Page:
Call it "enticing" or "incentivizing." Call it "begging" or "groveling." What’s clear is the bidding war between cities and states to host Amazon's second national headquarters is racing to its deadline Thursday. The offers of tax incentives, subsidies, favorable zoning, job training and all the rest are piling in. A few billion here, a few more billion there. Amazon promises to bring with it 50,000 mid- to high-paying central-office jobs and a whole lot of steel and glass square footage. But how much are 50,000 jobs really worth? Click the audio player above to hear the full story.
The contentious fourth round of NAFTA negotiations concluded in Washington, D.C. today without a deal in sight. Trade reps from Canada and Mexico rejected outright a number of hard-line protectionist policies proposed by U.S. negotiators, proposals which Canada's Foreign Affairs Minister Chrystia Freeland described diplomatically today as "unconventional." Could these seemingly irreconcilable sticking points on President Donald Trump's bold trade agenda derail NAFTA altogether? Click the audio player above to hear the full story.
Work comes with rules; what to wear, how much vacation you can take, how to behave and in some cases what you can post on social media. This month on Marketplace Weekend's regular segment on jobs and the work place, Ask a Manager's Alison Green tackles your questions on relationships at work. What issues can arise from office friendships? For people in leadership positions, is it appropriate to be friends with your staff? And when it comes to romance, what are the do's and don'ts? Also, in light of the allegations around Harvey Weinstein, how should workers and managers navigate issues around unwanted advances and sexual assault? You can email your questions to firstname.lastname@example.org, leave a voicemail at 1-800-648-5114 or contact us using the forms below. If we use your question, one of the show's producers will be in touch.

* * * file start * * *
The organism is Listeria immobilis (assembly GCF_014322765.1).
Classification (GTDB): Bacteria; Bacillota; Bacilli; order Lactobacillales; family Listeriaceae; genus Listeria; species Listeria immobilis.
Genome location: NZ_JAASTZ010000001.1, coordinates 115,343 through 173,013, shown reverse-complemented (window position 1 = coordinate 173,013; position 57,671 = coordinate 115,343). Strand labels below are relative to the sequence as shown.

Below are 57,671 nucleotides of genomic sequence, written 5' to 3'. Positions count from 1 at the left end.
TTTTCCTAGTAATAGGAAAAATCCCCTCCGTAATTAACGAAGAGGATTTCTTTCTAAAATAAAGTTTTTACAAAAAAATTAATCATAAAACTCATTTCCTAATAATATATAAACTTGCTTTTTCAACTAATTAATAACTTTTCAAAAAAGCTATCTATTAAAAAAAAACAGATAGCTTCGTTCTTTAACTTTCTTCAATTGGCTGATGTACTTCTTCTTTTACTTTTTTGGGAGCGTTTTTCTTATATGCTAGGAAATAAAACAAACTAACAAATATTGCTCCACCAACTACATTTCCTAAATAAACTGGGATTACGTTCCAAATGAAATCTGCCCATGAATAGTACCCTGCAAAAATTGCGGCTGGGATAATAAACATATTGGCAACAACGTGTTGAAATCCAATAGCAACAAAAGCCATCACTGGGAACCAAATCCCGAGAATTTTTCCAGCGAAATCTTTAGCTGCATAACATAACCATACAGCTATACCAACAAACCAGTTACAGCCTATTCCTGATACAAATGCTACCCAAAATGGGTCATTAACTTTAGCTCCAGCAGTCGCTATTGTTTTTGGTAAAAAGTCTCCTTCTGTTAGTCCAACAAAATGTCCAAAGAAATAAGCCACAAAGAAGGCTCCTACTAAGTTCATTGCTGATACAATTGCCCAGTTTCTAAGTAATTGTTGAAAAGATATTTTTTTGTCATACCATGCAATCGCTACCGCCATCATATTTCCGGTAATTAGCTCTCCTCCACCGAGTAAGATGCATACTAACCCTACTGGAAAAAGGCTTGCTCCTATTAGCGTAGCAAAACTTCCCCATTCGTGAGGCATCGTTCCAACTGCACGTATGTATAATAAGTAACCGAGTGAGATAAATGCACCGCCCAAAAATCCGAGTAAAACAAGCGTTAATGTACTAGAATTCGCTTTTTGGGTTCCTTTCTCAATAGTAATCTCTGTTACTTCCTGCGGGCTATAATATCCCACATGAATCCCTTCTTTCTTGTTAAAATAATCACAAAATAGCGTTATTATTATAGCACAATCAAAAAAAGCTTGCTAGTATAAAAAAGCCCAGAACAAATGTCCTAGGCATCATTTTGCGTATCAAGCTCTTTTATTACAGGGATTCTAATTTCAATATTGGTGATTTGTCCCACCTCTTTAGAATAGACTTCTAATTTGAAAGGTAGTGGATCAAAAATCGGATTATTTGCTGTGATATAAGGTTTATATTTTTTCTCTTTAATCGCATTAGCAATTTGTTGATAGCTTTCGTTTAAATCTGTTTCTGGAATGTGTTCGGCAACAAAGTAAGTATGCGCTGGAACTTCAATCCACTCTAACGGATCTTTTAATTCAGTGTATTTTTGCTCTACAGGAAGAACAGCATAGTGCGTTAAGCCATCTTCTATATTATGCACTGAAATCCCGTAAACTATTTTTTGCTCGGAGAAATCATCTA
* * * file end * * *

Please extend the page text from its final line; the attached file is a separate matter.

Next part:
The Senate is pushing ahead on a budget vote this week. That framework would move the GOP a step closer to the tax overhaul it has promised. The Senate plan allows for as much as $1.5 trillion in tax cuts over the decade. Those cuts could blow a $2.4 trillion hole in the budget, the nonpartisan Tax Policy Center estimates. There are a few on the right who are sounding the alarm about national deficits and debt. Republican Sen. Rand Paul in an interview today said he is prepared to vote no on the budget if leaders don't agree to cut billions in spending from the plan. But most of the deficit hawks have gone quiet — or are now singing a different tune. Click the audio player above to hear the full story.